The summer of 2023 turned out to be variously rainy, sometimes hot, sometimes cool, but as usual rich in promises and hopes. It's time to pack a backpack, a tent and hit the road. At the beginning of July, the Kostroma Archaeological Expedition also set off on its annual, now familiar, journey to the distant past of the Kostroma Region. Here, on the high north-western shore of Lake Galich, where the Veksa Galichskaya River flowing from it meets its tributary the Toiga, for the tenth consecutive season, an archaeological team continues its work studying the ancient settlement of Unorozh and archaeological sites located in its area.
Time clings tenaciously to its secrets, that’s why on the high Unorozh Hill – the butte of the first fluvial terrace of the Veksa – the excavation site was marked again, and a tent camp bloomed in bright multicolored patches against the background of bushes and trees. Another excavation site is located at a monument of the primitive era – the Voznesenskoye IV settlement, discovered recently as a result of research by the Russian Geographical Society and the Kostroma Archaeological Expedition.
Inside, the usual expedition life is in full swing: in the morning – work at the excavation site, then various interesting things: lectures, master classes, games, competitions, watching RGS films, even a field seminar.
The population of the camp is busy, but cheerful, although a little tired. Here you can see volunteers from Moscow and schoolchildren from the city of Rodniki, Ivanovo Region, a Nizhny Novgorod restorer, and a Kostroma journalist. Unorozh, like a historical magnet of a strange unknown nature, attracts more and more people every year: archaeologists and geographers concerned with academic degrees, local historians who always have answers to all questions, curious students, and even some local officials.
In the 2023 season, the site next to the hill, which is traditionally called the Zhuravets kurgan, is being explored. And the settlement again is rich in the artifacts found: as always, there are numerous fragments of ceramic dishes, molded and made on a potter's wheel, glass beads, a fragment of a twisted glass bracelet, coins, a horn-shaped pendant in the form of a cockerel, an iron fire striker, and an arrowhead, a bronze fibula clasp.
The items complement our information about living on the Unorozh Hill in the era of the early and developed Middle Ages, in the monastic period, and later in the 18th – early 20th century. The locations identified at the level of the mainland are shallow rounded pits of unknown purpose, that probably indicate the settlement of this place in the early Iron Age. And now we are already inside the "labyrinth", it twists and enchants us with its unknown ways and mysterious paths. Will Ariadne's thread be able to help, or will we hear the roar of the Minotaur instead of the solution?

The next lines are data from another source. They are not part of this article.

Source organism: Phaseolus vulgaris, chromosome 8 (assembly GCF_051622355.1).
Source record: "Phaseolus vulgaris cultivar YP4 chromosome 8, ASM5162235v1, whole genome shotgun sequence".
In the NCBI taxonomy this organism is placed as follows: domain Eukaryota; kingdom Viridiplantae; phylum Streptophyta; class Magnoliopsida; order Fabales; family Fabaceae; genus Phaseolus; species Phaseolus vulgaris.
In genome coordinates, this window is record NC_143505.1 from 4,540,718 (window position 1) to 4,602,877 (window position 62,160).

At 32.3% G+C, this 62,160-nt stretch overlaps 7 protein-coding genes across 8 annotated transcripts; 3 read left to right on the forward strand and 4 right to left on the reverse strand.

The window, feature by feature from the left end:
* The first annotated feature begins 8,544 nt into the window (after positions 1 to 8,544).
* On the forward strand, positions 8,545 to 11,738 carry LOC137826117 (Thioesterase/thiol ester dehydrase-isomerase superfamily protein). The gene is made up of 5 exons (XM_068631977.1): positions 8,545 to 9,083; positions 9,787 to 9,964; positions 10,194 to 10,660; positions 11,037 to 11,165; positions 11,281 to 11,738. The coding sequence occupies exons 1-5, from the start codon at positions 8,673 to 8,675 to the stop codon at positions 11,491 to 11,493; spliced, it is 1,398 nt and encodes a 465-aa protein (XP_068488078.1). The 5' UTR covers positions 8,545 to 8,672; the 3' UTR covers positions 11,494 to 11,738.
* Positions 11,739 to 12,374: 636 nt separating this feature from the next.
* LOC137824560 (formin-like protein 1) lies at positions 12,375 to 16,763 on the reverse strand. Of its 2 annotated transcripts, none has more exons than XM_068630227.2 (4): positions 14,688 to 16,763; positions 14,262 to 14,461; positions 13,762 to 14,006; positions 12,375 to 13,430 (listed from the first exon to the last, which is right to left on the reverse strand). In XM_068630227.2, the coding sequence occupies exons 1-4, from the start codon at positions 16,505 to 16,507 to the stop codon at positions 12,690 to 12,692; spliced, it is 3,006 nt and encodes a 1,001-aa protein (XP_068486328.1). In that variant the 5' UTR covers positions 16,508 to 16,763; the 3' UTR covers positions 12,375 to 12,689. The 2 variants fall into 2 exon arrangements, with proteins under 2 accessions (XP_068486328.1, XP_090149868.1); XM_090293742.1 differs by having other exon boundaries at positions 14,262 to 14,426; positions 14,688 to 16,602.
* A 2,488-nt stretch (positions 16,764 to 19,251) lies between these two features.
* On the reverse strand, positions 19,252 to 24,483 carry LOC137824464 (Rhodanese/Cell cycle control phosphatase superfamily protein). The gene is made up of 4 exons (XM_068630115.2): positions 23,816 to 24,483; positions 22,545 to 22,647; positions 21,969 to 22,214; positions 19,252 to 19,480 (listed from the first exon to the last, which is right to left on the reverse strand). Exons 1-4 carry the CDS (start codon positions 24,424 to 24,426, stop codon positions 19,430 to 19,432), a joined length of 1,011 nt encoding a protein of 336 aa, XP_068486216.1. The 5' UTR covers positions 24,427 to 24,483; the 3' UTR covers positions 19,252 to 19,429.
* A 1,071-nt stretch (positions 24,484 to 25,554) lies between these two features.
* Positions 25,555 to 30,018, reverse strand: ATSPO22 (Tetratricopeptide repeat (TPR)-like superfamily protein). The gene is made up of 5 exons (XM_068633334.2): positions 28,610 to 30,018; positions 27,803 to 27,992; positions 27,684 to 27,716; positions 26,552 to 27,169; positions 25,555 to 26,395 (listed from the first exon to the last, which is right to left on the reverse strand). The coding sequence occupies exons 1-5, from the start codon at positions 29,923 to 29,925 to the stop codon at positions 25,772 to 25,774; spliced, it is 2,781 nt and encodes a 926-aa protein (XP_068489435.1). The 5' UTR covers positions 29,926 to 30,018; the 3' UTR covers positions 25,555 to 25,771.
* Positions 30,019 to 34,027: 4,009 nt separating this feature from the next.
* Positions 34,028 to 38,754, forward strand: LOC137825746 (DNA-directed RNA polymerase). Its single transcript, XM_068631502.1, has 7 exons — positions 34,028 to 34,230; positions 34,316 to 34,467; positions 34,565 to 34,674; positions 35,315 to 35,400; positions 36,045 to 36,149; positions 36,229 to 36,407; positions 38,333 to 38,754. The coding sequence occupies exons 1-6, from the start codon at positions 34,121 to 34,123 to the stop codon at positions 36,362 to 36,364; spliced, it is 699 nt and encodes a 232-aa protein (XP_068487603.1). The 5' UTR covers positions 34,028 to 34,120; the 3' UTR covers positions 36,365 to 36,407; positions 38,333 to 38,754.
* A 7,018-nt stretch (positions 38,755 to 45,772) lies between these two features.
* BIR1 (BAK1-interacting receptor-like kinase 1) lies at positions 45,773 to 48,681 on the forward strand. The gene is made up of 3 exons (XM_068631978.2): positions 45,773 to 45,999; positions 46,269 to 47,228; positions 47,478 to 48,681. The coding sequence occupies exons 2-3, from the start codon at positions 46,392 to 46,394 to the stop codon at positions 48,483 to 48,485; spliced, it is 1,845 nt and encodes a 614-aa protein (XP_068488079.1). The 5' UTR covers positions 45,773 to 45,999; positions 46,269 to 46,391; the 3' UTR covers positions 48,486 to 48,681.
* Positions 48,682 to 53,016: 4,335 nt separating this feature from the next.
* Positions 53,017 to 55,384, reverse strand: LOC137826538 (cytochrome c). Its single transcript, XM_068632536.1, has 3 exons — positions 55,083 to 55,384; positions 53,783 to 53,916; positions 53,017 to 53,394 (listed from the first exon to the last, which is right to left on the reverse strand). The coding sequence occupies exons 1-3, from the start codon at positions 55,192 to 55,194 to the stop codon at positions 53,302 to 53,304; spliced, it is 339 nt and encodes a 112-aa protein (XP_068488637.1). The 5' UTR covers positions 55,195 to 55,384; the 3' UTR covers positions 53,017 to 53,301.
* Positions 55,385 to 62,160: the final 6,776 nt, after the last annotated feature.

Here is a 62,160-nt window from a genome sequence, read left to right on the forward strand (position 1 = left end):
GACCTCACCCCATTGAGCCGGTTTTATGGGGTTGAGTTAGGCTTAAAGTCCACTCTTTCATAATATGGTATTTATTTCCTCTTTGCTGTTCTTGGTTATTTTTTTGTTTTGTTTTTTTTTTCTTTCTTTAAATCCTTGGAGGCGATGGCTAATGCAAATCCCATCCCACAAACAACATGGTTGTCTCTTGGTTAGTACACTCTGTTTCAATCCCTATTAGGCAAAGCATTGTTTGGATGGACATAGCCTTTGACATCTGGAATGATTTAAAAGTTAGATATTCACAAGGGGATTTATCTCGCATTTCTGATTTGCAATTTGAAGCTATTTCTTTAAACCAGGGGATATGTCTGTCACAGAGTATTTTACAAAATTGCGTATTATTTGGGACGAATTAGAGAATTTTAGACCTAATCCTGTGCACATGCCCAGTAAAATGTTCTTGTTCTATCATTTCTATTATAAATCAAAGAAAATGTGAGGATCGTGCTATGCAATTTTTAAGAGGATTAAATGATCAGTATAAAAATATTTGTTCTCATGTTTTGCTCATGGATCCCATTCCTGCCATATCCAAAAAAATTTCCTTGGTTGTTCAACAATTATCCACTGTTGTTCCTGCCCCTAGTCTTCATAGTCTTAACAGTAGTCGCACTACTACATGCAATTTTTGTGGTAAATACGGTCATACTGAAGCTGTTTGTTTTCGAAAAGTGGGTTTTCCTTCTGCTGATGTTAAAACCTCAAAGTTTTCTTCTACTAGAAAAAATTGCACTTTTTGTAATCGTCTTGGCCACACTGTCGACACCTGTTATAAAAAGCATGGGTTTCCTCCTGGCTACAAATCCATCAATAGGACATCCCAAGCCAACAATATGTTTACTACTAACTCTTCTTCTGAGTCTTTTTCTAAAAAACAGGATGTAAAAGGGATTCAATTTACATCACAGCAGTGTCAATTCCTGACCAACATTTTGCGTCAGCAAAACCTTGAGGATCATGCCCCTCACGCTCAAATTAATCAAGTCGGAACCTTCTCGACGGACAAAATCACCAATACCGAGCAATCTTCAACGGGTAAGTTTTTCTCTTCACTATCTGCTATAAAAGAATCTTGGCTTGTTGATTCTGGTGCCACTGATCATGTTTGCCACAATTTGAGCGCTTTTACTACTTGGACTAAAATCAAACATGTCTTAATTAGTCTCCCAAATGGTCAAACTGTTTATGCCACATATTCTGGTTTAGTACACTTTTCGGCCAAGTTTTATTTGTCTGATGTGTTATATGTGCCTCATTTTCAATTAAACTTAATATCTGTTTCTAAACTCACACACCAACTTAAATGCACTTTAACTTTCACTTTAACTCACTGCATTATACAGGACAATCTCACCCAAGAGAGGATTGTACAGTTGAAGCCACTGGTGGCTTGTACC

As a rule, the works in the settlement and in its area are complex in nature. This means that in addition to archaeologists, scientists of other related specialties are involved in research: zooarchaeoligists study animal bones, anthropologists study human remains, numismatists study ancient coins. Geoarchaeological research at the settlement of Unorozh and the settlement of Voznesenskoye IV is carried out by Doctor of Geographical Sciences, specialist in the field of archaeological soil science, geoarchaeology, historical geography, anthropochemistry, paleopedology Alexander Alexandrovsky.
In the year of the 10th anniversary of the expedition, the number of seminars, lectures, master classes turned out to be simply phenomenal. The members of the expedition listened to 10 reports of the visiting seminar from the Interregional Youth Archaeological Conference, realized that mushrooms are not plants or animals, learned to write on birch bark like our distant ancestors, got acquainted with the basics of linen weaving on a replica of a loom of the 10th century, and learned that the roots of the settlement of Unorozh go as far back as the Bronze Age, and also who Vladimir Nilovich Glazov was. And for a couple of hours they visited the "engineers of the Stone Age", got acquainted with the inventions of the Neolithic era – drilling and fire-making technologies, and then tried to comprehend the real miracle of turning ordinary clay into ceramics.
The grand finale of the season was the IV Unorozh Archaeological Games, which determined not only who won, but also who did not lose. A classical ellipsis was put at the end of these July expedition days – a sign that was previously called the "sign of omission" and was put, among other things, to indicate the incompleteness of the phrase, always leaving hope for continuation.